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Russell v. City of Detroit

United States District Court, E.D. Michigan, Southern Division

June 12, 2018

MAJOR L. RUSSELL, Plaintiff,
CITY OF DETROIT, et al., Defendants.



         In this action, Plaintiff Major L. Russell, asserts claims under 42 U.S.C. § 1981 (“Section 1981”) for race discrimination and under 42 U.S.C. § 1983 (“Section 1983”) for retaliation in violation of the First Amendment against several of his former superior officers at the Detroit Fire Department (the “DFD”) and against the City of Detroit. (See Compl., ECF #1.) On November 6, 2017, the Defendants moved for summary judgment on both claims. (See ECF #28.) On May 2, 2018, the Court entered an Opinion and Order in which it granted in part and denied in part Defendants' motion for summary judgment. (See Opinion and Order, ECF #41.) In the Opinion and Order, the Court denied summary judgment on Russell's First Amendment retaliation claim against Defendant Houseworth and granted summary judgment in favor of Defendants on all of Russell's remaining claims.

         Russell and Defendant Houseworth[1] have now moved to alter or amend the judgment pursuant to Rule 59(e) of the Federal Rules of Civil Procedure.[2] (See Defs.' Mot. to Alter or Am. J., ECF #44; Pl.'s Mot. to Alter or Am. J., ECF #45.) For the reasons explained below, the Court DENIES both motions.


         “Under Rule 59, a court may alter the judgment based on: (1) a clear error of law; (2) newly discovered evidence; (3) an intervening change in controlling law; or (4) a need to prevent manifest injustice.” Leisure Caviar, LLC v. U.S. Fish & Wildlife Serv., 616 F.3d 612, 615 (6th Cir. 2010) (internal quotations omitted). “A motion under Rule 59(e) is not an opportunity to re-argue a case.” Sault Ste. Marie Tribe of Chippewa Indians v. Engler, 146 F.3d 367, 374 (6th Cir. 1998). And a party cannot use Rule 59(e) to “raise new legal arguments that could have been raised before a judgment was issued.” Roger Miller Music, Inc. v. Sony/ATV Publ'g, LLC, 477 F.3d 383, 395 (6th Cir. 2007).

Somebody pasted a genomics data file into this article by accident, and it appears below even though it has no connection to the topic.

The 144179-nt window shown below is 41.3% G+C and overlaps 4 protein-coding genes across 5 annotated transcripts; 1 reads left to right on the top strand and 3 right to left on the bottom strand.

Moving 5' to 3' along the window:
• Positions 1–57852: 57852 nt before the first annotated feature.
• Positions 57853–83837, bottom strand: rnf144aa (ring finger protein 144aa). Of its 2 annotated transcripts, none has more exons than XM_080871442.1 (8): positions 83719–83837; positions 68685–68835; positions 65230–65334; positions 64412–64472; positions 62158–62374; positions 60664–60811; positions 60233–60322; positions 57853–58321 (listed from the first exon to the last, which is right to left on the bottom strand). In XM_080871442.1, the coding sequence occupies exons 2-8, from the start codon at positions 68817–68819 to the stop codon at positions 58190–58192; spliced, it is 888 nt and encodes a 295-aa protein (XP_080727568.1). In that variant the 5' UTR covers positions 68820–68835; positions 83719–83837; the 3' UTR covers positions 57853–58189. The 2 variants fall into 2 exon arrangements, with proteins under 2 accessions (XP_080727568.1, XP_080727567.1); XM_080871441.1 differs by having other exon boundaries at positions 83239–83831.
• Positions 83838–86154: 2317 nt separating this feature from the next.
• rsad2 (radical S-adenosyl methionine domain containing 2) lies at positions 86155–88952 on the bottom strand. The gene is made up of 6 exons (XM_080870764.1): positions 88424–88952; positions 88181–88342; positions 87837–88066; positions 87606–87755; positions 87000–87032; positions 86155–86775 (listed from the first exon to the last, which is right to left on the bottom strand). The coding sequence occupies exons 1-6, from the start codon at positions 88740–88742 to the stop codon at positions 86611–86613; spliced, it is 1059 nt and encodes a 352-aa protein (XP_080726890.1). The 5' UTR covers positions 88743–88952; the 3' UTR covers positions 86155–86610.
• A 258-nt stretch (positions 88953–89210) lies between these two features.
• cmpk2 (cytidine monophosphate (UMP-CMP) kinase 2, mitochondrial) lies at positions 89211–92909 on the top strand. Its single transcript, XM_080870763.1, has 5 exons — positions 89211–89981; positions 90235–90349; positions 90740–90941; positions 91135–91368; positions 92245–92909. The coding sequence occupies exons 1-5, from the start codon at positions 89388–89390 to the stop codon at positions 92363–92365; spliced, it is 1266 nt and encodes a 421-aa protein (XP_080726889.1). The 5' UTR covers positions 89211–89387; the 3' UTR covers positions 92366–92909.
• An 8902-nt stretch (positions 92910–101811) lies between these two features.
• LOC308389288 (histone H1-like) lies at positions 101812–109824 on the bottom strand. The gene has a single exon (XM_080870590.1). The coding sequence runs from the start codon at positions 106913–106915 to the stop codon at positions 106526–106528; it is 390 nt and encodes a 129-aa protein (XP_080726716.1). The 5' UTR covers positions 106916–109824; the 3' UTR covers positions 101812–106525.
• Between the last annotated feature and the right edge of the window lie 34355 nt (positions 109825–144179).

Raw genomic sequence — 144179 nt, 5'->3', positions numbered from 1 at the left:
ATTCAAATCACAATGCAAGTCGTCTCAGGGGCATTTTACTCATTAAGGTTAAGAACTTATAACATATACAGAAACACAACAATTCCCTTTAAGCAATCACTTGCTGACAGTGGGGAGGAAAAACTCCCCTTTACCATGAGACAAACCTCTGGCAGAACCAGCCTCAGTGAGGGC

The Court denies both motions because the Court already carefully considered and rejected the bulk of each party's present arguments in its prior Opinion and Order and because neither party has demonstrated that the Court made a clear error of law in the Opinion and Order. The Court addresses each party's primary arguments below.


         Defendant Houseworth challenges the Court's conclusion that Russell was speaking on a matter of public concern in his letter to Commissioner Donald Austin, dated May 18, 2013 (the “Austin Letter”). The Court determined that the Austin Letter addressed a matter of public concern because Russell framed his complaints in that letter with reference to Executive Order 2010-2, which relates to the City of Detroit's anti-discrimination policy. The Court concluded that in light of the manner in which Russell framed his complaints, they could reasonably be understood as relating to unlawful discrimination - a matter of public concern.

         Houseworth counters that the prohibitions in Executive Order 2010-2 are not limited to unlawful discrimination and that Russell's reference to that order does not necessarily indicate that he is complaining about such discrimination. In support of this argument, Houseworth highlights that the Executive Order is named: “Internal Policy Against Discrimination and Harassment.” (Defs.' Mot. to Alter or Amend. J., ECF #44 at Pg. ID 1319; emphasis original.) Houseworth appears to suggest that the word “harassment” in the title indicates that the Executive Order prohibits garden-variety harassment and ordinary bad behavior that is not a matter of public concern. Houseworth then concludes that since the Executive Order applies to subjects that are not a matter of public concern, Russell's “mere reference” to that order in the Austin Letter did not transform the complaints in that letter into matters of public concern.